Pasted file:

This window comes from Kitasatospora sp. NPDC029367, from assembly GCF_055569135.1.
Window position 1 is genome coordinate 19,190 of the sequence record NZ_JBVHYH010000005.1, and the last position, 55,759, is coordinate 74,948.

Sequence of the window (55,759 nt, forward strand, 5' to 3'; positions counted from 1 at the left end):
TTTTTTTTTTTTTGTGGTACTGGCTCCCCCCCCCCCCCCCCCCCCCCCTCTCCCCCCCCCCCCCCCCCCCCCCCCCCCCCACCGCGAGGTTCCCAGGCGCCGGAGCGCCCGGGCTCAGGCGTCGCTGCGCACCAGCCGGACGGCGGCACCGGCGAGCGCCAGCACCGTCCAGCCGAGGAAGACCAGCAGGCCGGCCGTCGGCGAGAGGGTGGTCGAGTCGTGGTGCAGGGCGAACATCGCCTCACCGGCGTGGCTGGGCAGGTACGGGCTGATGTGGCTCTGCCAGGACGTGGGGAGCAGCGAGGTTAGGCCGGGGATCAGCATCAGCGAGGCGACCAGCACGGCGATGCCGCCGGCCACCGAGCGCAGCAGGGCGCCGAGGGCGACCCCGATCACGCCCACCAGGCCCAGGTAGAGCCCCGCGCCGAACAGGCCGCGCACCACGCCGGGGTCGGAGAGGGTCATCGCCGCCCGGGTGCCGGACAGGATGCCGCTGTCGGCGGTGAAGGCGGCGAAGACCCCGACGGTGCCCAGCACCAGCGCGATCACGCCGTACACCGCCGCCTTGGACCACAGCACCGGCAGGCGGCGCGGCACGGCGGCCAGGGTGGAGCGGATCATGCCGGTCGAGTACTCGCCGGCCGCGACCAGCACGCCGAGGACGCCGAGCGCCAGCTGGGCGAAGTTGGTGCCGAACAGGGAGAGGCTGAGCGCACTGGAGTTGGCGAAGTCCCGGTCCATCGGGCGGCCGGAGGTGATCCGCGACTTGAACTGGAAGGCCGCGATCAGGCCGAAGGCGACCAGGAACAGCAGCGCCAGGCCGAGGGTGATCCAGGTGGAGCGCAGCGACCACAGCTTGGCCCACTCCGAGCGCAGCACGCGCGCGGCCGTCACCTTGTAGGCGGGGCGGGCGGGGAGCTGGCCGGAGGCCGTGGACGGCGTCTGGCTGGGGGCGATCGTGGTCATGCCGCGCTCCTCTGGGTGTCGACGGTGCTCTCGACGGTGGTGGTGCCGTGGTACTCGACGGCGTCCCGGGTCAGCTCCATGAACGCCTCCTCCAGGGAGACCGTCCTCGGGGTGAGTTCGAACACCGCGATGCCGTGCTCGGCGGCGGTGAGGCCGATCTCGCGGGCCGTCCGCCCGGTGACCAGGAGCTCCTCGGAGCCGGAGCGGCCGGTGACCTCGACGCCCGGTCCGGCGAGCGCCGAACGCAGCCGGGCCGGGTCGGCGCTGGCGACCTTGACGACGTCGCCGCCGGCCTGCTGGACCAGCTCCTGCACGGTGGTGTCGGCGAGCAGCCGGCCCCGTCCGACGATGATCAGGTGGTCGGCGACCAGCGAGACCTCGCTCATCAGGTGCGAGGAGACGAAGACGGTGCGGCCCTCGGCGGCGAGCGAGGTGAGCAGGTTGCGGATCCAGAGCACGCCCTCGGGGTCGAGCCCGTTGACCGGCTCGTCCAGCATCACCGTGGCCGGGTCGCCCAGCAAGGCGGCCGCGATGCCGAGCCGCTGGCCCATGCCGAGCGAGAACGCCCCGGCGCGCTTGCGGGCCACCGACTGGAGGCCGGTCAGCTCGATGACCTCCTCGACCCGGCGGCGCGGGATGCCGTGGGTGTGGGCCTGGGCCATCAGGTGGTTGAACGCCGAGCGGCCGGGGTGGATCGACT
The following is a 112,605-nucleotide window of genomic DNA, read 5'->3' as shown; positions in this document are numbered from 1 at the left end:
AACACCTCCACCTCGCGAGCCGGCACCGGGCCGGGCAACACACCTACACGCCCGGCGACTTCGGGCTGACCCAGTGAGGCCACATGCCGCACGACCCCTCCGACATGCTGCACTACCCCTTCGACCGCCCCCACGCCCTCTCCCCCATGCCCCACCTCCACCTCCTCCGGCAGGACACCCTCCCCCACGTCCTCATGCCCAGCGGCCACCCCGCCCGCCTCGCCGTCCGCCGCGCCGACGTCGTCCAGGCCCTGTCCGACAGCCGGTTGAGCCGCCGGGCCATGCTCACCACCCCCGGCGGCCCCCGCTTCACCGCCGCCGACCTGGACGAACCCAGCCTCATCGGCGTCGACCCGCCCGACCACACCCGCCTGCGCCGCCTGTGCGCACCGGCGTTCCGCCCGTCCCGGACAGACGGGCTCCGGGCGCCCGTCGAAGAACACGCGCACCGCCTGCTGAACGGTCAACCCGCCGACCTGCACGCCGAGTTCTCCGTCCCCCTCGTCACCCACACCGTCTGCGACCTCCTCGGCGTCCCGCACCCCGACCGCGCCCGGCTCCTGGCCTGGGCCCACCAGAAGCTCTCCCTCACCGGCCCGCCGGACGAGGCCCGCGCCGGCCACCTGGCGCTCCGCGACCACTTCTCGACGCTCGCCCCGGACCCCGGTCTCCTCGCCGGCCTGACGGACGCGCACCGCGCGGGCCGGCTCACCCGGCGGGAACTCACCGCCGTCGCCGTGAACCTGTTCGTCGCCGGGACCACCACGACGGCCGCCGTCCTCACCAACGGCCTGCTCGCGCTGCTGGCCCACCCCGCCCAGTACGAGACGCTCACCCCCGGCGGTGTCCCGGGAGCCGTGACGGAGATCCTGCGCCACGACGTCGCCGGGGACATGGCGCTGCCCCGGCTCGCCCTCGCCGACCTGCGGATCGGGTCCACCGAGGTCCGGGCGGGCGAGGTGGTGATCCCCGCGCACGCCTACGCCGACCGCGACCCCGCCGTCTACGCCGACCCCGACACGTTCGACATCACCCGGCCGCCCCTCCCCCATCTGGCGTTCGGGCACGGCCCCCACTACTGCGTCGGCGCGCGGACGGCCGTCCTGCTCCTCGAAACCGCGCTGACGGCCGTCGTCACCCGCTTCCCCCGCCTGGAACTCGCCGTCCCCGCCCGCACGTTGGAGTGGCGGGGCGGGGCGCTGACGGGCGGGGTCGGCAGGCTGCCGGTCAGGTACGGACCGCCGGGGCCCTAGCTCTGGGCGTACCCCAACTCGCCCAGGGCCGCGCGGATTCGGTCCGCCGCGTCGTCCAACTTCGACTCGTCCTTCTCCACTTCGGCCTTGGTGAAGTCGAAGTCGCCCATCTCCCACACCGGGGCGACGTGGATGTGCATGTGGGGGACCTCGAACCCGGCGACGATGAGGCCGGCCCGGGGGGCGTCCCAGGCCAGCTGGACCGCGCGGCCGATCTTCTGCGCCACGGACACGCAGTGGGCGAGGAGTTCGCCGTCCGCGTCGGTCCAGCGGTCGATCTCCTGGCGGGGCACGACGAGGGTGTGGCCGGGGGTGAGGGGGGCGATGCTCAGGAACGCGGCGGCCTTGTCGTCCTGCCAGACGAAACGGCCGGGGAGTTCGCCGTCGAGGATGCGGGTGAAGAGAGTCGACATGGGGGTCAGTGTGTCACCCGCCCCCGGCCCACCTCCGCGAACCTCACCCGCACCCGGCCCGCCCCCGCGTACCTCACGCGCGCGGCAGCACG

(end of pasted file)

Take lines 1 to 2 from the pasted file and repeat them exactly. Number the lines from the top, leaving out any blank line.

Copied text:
This window comes from Kitasatospora sp. NPDC029367, from assembly GCF_055569135.1.
Window position 1 is genome coordinate 19,190 of the sequence record NZ_JBVHYH010000005.1, and the last position, 55,759, is coordinate 74,948.